Lady Penelope Devereux
by Ellen Castelow
Described by James I as ‘a fair woman with a black soul’, Lady Penelope Devereux was a prominent figure in the courts of Queen Elizabeth I and King James I. A famous beauty with golden hair and dark eyes, she was well educated, an excellent dancer and fluent in Italian, French and Spanish. She was also involved in religious and political intrigue.
Penelope’s lineage was impressive: descended from England’s medieval kings and the daughter of the Earl of Essex, Penelope‘s great-grandmother was Queen Elizabeth I’s aunt, Mary Boleyn. Born at Chartley Castle in Staffordshire, she was the daughter of Walter Devereux, 1st Earl of Essex and Lettice Knollys.
Lady Penelope Devereux
After the death of her father Essex in Ireland during a disastrous military campaign in 1576, Penelope became the ward of the Earl and Countess of Huntingdon. Hers was a strict Puritan upbringing and life was quite simple until she was presented at Court in early 1581.
That same year she married Robert, 3rd Baron Rich (later 1st Earl of Warwick), a strict Puritan. She would go on to bear him at least four children.
Her widowed mother Lettice was out of favour for marrying Queen Elizabeth’s favourite the Earl of Leicester, without approval and in secret. However this did not seem to affect Penelope’s life at court: indeed she became a popular figure, especially as her brother Robert’s influence grew with the Queen.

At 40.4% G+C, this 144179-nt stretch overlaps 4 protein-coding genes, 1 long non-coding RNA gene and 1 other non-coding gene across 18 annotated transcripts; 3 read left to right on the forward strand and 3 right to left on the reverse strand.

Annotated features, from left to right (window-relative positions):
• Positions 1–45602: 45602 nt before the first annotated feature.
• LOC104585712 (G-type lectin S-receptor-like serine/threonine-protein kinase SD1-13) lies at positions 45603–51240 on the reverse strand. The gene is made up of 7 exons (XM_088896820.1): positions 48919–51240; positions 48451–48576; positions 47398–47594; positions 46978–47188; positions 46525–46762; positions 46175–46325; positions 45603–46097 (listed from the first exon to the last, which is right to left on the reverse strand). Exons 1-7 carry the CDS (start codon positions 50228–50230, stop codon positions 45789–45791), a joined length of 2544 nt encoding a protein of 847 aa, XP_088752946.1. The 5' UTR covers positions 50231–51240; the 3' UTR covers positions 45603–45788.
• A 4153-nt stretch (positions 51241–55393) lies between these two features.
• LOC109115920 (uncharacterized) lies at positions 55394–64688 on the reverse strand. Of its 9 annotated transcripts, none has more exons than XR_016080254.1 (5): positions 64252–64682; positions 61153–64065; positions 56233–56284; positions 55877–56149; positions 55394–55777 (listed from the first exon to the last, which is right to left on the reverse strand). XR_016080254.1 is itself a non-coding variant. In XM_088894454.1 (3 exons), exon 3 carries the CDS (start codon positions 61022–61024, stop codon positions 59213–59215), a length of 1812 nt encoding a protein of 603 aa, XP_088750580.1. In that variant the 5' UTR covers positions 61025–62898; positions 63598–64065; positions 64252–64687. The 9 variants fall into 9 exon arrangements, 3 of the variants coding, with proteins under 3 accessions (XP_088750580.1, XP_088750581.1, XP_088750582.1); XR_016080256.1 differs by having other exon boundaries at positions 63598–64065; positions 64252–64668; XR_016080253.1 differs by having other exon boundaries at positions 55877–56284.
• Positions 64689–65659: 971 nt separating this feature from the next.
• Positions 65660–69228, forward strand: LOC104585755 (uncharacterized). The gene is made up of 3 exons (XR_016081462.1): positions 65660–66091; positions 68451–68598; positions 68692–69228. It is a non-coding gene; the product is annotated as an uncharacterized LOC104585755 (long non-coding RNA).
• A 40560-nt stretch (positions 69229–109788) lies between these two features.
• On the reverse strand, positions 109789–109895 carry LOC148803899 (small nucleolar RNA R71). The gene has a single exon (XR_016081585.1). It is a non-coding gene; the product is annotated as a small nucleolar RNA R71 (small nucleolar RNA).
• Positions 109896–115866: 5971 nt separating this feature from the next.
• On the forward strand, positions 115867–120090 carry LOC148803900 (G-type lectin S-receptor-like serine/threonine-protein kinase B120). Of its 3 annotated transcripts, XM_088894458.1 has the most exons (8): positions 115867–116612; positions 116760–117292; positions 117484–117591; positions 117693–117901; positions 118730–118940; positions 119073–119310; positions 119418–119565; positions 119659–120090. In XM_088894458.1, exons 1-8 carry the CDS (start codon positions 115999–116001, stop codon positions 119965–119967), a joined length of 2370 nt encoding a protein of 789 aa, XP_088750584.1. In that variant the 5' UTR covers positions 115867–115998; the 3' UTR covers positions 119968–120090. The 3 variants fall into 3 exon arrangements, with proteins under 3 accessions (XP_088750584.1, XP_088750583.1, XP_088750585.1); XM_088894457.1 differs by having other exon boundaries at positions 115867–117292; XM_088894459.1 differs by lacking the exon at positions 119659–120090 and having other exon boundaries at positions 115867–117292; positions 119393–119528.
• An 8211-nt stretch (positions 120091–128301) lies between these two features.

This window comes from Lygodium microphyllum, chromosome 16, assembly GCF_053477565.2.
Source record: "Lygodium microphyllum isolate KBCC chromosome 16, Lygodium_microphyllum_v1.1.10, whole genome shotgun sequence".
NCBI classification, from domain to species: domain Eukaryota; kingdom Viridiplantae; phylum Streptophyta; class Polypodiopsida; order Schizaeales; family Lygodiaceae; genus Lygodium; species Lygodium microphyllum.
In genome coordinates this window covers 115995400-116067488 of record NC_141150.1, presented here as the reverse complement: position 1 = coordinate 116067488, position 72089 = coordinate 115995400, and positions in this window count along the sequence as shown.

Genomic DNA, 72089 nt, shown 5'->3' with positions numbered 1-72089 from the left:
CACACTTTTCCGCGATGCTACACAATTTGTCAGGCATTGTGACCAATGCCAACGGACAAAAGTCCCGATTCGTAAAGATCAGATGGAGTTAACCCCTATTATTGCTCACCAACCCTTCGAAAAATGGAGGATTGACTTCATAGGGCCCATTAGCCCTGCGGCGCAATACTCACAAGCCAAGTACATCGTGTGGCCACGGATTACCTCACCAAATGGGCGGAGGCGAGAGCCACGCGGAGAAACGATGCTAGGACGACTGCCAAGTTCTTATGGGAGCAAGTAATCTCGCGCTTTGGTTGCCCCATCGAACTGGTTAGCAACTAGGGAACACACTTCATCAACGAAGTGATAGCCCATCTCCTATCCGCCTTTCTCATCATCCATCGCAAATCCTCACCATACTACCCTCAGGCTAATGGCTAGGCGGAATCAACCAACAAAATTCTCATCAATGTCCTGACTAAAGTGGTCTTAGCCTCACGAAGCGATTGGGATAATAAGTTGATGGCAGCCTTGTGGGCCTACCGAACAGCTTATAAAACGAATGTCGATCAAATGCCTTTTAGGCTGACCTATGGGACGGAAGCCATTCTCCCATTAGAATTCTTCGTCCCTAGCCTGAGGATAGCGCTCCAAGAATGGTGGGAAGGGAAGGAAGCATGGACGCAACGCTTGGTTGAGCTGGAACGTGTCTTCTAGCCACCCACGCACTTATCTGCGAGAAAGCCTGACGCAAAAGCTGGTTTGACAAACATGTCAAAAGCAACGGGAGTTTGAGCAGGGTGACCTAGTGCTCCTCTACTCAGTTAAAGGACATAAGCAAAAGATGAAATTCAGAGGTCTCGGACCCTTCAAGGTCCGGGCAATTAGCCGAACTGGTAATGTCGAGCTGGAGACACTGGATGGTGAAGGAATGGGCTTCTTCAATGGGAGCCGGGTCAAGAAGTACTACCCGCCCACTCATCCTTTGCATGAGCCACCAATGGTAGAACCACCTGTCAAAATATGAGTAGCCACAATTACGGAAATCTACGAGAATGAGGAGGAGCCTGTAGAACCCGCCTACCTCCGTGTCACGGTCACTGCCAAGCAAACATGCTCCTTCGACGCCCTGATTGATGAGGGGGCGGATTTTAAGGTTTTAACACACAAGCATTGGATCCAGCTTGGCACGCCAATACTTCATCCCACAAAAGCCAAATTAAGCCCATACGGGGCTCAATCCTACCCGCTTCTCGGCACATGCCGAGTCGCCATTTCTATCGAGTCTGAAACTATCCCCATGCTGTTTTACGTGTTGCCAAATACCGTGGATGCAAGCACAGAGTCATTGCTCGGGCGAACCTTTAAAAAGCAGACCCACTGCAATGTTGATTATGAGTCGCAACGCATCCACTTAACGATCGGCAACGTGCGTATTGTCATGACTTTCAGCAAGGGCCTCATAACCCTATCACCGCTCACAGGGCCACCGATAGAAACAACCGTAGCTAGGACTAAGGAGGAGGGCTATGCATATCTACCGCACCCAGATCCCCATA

Robert, 2nd Earl of Essex
On the death of her father, her brother Robert had inherited the title Earl of Essex. In October 1589 Essex, Penelope and Lord Rich entered into a secret, dangerous and treasonous correspondence with James VI of Scotland, the likely successor to the throne on the death of Elizabeth, promising their support for his accession. James was cautious in his response; he was unwilling to put his succession to the throne at risk by being implicated in planning to usurp Elizabeth.
At this time Penelope was also beginning to doubt her Puritan upbringing and flirting with the idea of converting to Catholicism, which in Elizabeth’s Protestant England was a very dangerous thing to do. It was also a capital offense to harbour a Jesuit priest: however this did not prevent Penelope from giving sanctuary to Father John Gerard, one of the leaders of the Catholic mission in England, in her house at Leez in 1594.
By 1595 she had begun an affair with Charles Blount, Baron Mountjoy. Penelope would have at least three children with Blount, all of whom were accepted by Lord Rich as his own – even though she would name one child Mountjoy!
Charles Blount, Baron Mountjoy
Rich’s desire not to bring disgrace upon his wife was probably so as not to incur the wrath of Penelope’s brother the Earl of Essex, now the aging Queen Elizabeth’s favourite.
Created Lord Lieutenant of Ireland, Essex was sent to Ireland in 1599 to subdue the revolts there. Unable to secure peace, Essex agreed a truce with the rebels and returned to England against the wishes of the Queen. Placed under house arrest and facing ruin, Essex petitioned the Queen for mercy and was granted leave so long as he did not return to court.